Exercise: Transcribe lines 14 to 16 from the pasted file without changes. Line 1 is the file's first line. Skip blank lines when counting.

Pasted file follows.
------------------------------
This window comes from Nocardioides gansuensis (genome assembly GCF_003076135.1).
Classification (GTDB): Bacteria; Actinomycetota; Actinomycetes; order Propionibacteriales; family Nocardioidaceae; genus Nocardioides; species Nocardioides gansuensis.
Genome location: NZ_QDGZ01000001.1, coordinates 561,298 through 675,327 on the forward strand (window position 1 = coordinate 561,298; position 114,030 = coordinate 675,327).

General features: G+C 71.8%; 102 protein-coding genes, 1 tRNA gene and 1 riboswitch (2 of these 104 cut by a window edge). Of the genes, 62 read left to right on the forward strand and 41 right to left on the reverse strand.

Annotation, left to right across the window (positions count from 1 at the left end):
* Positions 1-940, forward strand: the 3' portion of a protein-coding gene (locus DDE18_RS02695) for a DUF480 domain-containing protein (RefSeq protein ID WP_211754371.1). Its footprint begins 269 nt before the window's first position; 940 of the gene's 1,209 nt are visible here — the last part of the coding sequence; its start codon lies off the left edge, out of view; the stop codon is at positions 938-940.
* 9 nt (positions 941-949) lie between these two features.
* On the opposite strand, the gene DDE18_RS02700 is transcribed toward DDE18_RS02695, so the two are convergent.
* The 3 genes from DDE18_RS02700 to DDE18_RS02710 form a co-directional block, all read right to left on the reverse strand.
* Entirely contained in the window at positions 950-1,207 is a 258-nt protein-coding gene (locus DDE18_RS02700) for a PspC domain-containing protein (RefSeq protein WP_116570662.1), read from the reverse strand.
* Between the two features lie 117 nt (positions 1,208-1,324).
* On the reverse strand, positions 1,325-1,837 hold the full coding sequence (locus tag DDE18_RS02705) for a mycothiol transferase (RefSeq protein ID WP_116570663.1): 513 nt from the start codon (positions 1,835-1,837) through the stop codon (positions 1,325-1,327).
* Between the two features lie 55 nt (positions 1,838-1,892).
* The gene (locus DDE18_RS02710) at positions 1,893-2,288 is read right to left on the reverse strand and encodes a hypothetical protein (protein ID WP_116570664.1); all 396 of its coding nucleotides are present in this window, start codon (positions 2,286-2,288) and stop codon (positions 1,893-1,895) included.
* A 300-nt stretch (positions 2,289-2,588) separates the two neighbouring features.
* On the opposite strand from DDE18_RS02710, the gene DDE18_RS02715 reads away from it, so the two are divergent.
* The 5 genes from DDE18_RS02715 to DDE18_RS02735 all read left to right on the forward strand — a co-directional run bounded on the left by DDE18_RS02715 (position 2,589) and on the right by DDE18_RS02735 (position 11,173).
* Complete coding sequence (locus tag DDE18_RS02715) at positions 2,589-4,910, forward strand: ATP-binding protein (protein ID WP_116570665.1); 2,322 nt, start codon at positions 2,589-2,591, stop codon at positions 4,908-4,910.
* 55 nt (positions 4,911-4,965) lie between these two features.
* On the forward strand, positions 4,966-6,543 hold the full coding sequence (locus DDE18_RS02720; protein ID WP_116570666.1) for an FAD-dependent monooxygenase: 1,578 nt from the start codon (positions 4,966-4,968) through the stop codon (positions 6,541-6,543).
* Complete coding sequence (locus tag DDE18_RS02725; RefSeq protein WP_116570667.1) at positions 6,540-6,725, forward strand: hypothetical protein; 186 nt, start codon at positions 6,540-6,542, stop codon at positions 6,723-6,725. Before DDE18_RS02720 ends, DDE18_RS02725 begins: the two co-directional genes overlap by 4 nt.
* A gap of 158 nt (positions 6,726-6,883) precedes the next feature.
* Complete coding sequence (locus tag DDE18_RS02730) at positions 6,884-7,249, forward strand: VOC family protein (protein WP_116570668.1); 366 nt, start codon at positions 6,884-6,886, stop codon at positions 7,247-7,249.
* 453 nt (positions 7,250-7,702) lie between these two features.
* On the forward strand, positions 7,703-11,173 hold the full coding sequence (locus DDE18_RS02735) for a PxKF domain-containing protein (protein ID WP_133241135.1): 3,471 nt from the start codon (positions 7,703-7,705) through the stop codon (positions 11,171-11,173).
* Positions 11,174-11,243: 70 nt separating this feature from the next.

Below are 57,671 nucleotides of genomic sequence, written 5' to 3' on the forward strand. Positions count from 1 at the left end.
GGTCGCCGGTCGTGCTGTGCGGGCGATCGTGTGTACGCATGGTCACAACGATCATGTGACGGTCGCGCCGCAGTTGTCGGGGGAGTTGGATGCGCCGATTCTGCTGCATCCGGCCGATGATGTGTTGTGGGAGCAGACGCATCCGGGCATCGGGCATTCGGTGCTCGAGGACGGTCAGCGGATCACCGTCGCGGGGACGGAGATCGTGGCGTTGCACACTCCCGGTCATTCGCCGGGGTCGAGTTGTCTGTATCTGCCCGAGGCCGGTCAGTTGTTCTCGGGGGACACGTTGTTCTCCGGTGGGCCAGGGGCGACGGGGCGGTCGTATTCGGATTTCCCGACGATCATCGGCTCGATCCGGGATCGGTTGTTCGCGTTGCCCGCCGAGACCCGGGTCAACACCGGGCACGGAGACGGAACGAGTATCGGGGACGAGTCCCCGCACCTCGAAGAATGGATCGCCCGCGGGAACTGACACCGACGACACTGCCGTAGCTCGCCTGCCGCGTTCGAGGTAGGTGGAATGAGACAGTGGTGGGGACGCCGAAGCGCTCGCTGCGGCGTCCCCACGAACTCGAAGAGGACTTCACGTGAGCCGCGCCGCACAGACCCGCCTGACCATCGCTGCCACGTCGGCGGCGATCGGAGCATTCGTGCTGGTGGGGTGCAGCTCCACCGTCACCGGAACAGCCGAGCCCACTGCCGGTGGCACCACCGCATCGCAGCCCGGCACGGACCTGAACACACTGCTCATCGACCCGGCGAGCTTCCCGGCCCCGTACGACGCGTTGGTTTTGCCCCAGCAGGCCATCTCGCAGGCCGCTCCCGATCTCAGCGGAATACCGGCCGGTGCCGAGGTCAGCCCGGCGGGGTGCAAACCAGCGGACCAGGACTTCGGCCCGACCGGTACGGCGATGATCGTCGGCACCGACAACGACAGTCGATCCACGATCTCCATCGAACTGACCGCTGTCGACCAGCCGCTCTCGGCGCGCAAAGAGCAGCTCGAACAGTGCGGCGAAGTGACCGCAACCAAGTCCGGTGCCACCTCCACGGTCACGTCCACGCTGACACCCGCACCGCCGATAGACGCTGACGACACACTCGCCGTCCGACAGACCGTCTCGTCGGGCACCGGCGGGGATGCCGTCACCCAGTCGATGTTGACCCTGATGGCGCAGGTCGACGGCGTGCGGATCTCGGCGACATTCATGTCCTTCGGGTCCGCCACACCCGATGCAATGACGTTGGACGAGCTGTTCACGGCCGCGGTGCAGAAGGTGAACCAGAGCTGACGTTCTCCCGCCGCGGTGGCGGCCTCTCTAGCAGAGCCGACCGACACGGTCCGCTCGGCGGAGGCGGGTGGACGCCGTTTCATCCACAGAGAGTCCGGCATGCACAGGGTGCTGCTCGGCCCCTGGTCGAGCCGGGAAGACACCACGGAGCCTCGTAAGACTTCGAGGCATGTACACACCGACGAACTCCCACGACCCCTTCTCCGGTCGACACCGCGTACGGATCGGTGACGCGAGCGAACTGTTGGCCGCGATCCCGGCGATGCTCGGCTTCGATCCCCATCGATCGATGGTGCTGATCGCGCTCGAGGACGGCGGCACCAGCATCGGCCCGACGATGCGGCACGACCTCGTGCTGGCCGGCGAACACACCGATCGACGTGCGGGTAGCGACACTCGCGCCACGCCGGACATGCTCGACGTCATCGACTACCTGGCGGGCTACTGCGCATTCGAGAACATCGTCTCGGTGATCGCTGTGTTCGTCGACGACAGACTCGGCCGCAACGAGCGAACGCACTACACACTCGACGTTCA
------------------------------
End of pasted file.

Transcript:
* The gene (locus DDE18_RS02710) at positions 1,893-2,288 is read right to left on the reverse strand and encodes a hypothetical protein (protein ID WP_116570664.1); all 396 of its coding nucleotides are present in this window, start codon (positions 2,286-2,288) and stop codon (positions 1,893-1,895) included.
* A 300-nt stretch (positions 2,289-2,588) separates the two neighbouring features.
* On the opposite strand from DDE18_RS02710, the gene DDE18_RS02715 reads away from it, so the two are divergent.